Human Papilloma Virus (HPV)
HPV is one of the most common sexually transmitted viruses. While it causes few symptoms on its own, it is linked to several forms of cancer. In fact, the National Cancer Institute reports essentially all cervical cancers are the result of HPV. Mouth and throat cancers and cancer of the penis are also linked to HPV. Protecting yourself is extremely important.
Approximately 75 percent of all sexually active people will be infected with HPV at some point in their lives. Most people show no symptoms. Other experience:
- Genital warts, which are raised, dry, and painless bumps
- Cervical changes, detected by Pap smear and colposcopy
There is no screening test that detects HPV in men. However, if your sexual partner is diagnosed with HPV, it is likely you are infected, too.
The only way to avoid all forms of HPV infection is to abstain from intimate genital contact, including oral sex.
There are now vaccines against the cancer-causing strains of HPV. If you are a man or woman between the ages of 9 and 26, you can protect yourself with the vaccine. If you are older than age 26, talk to the IU Health Center Medical Clinic.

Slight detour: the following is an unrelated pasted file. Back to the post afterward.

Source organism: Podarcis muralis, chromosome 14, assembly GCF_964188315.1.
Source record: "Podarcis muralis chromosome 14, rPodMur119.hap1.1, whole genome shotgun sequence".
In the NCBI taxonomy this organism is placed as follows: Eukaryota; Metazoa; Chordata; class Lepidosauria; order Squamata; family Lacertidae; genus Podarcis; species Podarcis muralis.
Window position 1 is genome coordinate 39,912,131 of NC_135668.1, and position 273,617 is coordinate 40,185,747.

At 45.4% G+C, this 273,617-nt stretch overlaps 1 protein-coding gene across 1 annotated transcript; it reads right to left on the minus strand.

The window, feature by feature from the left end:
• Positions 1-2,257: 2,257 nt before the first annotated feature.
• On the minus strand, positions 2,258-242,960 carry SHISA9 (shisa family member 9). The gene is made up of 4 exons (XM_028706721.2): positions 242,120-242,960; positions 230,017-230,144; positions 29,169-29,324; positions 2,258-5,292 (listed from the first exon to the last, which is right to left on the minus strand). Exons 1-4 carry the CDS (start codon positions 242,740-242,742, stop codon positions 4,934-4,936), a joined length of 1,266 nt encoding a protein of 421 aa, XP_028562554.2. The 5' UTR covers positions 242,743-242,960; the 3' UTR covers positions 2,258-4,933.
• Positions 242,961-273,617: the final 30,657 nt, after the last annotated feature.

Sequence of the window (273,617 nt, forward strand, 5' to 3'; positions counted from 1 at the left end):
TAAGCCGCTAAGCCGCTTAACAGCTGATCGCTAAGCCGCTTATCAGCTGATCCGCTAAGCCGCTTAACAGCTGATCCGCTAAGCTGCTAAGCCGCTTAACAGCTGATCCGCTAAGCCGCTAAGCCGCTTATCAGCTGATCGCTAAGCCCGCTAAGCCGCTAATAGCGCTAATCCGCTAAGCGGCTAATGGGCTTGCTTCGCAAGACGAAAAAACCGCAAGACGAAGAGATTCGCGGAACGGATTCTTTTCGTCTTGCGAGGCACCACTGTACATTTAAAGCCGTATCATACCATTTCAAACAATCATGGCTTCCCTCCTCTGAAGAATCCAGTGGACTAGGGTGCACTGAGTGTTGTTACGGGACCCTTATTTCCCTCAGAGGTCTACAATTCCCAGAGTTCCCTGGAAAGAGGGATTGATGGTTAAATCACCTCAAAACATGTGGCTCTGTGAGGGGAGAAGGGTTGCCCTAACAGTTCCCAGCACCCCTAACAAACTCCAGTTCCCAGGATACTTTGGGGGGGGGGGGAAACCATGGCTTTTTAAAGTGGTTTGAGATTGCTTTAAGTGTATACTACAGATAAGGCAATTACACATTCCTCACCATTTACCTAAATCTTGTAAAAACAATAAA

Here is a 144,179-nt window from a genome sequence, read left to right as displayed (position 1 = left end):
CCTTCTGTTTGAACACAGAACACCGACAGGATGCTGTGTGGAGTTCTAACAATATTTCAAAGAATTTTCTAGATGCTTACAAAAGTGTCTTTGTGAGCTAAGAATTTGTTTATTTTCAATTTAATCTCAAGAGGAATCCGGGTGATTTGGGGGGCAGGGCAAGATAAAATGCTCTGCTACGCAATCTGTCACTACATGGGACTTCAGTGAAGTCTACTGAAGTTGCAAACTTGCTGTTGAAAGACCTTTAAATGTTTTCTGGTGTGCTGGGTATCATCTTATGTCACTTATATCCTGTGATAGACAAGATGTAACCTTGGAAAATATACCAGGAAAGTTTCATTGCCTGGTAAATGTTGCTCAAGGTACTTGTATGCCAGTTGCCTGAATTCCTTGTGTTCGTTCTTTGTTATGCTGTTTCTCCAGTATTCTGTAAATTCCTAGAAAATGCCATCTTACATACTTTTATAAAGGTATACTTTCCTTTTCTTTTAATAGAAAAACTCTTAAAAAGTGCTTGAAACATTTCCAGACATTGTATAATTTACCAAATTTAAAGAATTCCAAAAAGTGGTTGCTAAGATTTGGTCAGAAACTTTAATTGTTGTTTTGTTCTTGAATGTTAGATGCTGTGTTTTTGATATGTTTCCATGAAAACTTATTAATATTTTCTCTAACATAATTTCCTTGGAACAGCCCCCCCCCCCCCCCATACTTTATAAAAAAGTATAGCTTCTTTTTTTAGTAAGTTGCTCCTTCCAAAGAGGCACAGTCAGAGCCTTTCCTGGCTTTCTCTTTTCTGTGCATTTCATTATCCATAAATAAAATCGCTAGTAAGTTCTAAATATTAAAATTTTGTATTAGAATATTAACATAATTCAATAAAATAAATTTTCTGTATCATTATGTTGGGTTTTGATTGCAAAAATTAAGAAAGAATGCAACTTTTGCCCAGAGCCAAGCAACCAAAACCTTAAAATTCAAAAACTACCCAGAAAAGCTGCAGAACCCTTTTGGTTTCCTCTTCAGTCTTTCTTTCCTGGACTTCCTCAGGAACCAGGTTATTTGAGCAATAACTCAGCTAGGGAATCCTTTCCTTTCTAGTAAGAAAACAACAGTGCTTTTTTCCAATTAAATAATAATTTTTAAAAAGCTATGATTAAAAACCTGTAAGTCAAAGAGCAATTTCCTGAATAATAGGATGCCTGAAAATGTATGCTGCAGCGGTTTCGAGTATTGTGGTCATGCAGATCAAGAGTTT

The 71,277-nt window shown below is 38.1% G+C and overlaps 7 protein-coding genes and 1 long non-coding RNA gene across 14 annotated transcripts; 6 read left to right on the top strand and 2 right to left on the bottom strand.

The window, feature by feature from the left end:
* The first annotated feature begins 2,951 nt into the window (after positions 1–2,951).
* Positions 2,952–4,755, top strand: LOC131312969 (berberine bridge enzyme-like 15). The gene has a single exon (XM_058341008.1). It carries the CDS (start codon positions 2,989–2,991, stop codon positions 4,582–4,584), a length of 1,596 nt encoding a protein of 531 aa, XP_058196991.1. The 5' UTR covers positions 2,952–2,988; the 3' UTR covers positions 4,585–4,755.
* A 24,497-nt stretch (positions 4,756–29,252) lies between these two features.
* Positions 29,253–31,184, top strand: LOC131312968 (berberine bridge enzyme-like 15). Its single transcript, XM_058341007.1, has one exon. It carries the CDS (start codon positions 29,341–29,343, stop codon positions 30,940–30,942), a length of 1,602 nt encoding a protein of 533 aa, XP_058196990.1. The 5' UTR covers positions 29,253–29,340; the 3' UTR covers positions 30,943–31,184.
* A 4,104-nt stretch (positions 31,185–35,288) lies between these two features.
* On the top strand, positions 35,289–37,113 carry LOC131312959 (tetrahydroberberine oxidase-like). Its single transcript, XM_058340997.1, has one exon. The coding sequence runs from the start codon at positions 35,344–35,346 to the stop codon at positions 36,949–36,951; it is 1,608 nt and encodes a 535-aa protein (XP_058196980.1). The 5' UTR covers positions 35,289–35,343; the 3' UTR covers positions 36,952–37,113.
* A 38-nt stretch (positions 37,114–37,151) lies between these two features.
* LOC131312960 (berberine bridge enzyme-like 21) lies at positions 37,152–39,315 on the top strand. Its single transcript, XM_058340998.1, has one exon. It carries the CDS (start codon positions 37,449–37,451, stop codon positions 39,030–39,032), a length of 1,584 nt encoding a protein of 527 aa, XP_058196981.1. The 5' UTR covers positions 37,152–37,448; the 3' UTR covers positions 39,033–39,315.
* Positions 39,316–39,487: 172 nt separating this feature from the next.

You can get the vaccine at the IU Health Center Immunization Clinic. It is a series of three shots. The HPV vaccine costs $155 (per shot) for any student who has paid the IU Health Fee and $160 (per shot) if you have not. Prices are subject to change. Merck, the vaccine manufacturer, offers their vaccine at no cost to low-income and uninsured patients. To apply, download the Merck Vaccine Patient Assistance Form (.pdf file).
Tips for Safer Sex
Condoms or other latex barriers can also reduce your risk of contracting HPV. Since they do not cover all affected areas, they are not 100% effective.
Limiting your number of lifetime sexual partners can also reduce your risk. A long-term, mutually monogamous relationship is the safest.
There is no cure for HPV, but there are many treatments for genital warts, including freezing or applying chemicals to the warts. Repeated treatments are generally required and can sometimes last several months. They cannot be treated with over-the-counter medications.
Even after warts are gone, you may still be infected with HPV. Warts may return.
Cervical HPV can be monitored through regular Pap smears, colposcopy, and biopsy. Even if you have had the HPV vaccine, you should visit the IU Health Center Women's Clinic every year for an annual check-up. If you have paid the IU Health Fee, your visit is free when you make an appointment in advance.